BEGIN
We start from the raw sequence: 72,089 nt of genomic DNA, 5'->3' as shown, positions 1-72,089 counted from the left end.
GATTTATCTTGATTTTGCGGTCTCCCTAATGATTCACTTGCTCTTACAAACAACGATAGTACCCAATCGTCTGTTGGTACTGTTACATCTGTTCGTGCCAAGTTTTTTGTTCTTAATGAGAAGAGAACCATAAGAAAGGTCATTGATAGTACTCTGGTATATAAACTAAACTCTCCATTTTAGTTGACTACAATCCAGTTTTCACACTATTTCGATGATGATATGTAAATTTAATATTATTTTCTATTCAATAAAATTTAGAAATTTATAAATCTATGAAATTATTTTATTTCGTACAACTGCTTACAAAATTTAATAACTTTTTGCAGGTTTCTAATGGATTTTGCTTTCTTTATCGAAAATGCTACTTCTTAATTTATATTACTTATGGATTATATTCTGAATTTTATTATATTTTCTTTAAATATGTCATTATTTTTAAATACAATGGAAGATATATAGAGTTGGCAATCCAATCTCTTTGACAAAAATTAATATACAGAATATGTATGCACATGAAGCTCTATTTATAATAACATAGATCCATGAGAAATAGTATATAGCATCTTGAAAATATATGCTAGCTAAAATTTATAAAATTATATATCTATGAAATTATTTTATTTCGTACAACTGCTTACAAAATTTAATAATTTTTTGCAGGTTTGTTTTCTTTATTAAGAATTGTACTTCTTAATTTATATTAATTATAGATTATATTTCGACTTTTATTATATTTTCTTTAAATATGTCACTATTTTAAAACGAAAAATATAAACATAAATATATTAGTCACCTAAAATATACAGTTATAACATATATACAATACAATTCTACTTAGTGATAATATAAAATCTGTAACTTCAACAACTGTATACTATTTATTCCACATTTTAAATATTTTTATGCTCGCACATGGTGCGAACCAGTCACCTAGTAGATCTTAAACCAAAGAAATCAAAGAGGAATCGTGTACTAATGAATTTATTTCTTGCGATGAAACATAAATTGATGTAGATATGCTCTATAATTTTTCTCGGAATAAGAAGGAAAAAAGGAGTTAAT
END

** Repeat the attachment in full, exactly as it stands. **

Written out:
We start from the raw sequence: 72,089 nt of genomic DNA, 5'->3' as shown, positions 1-72,089 counted from the left end.
GATTTATCTTGATTTTGCGGTCTCCCTAATGATTCACTTGCTCTTACAAACAACGATAGTACCCAATCGTCTGTTGGTACTGTTACATCTGTTCGTGCCAAGTTTTTTGTTCTTAATGAGAAGAGAACCATAAGAAAGGTCATTGATAGTACTCTGGTATATAAACTAAACTCTCCATTTTAGTTGACTACAATCCAGTTTTCACACTATTTCGATGATGATATGTAAATTTAATATTATTTTCTATTCAATAAAATTTAGAAATTTATAAATCTATGAAATTATTTTATTTCGTACAACTGCTTACAAAATTTAATAACTTTTTGCAGGTTTCTAATGGATTTTGCTTTCTTTATCGAAAATGCTACTTCTTAATTTATATTACTTATGGATTATATTCTGAATTTTATTATATTTTCTTTAAATATGTCATTATTTTTAAATACAATGGAAGATATATAGAGTTGGCAATCCAATCTCTTTGACAAAAATTAATATACAGAATATGTATGCACATGAAGCTCTATTTATAATAACATAGATCCATGAGAAATAGTATATAGCATCTTGAAAATATATGCTAGCTAAAATTTATAAAATTATATATCTATGAAATTATTTTATTTCGTACAACTGCTTACAAAATTTAATAATTTTTTGCAGGTTTGTTTTCTTTATTAAGAATTGTACTTCTTAATTTATATTAATTATAGATTATATTTCGACTTTTATTATATTTTCTTTAAATATGTCACTATTTTAAAACGAAAAATATAAACATAAATATATTAGTCACCTAAAATATACAGTTATAACATATATACAATACAATTCTACTTAGTGATAATATAAAATCTGTAACTTCAACAACTGTATACTATTTATTCCACATTTTAAATATTTTTATGCTCGCACATGGTGCGAACCAGTCACCTAGTAGATCTTAAACCAAAGAAATCAAAGAGGAATCGTGTACTAATGAATTTATTTCTTGCGATGAAACATAAATTGATGTAGATATGCTCTATAATTTTTCTCGGAATAAGAAGGAAAAAAGGAGTTAAT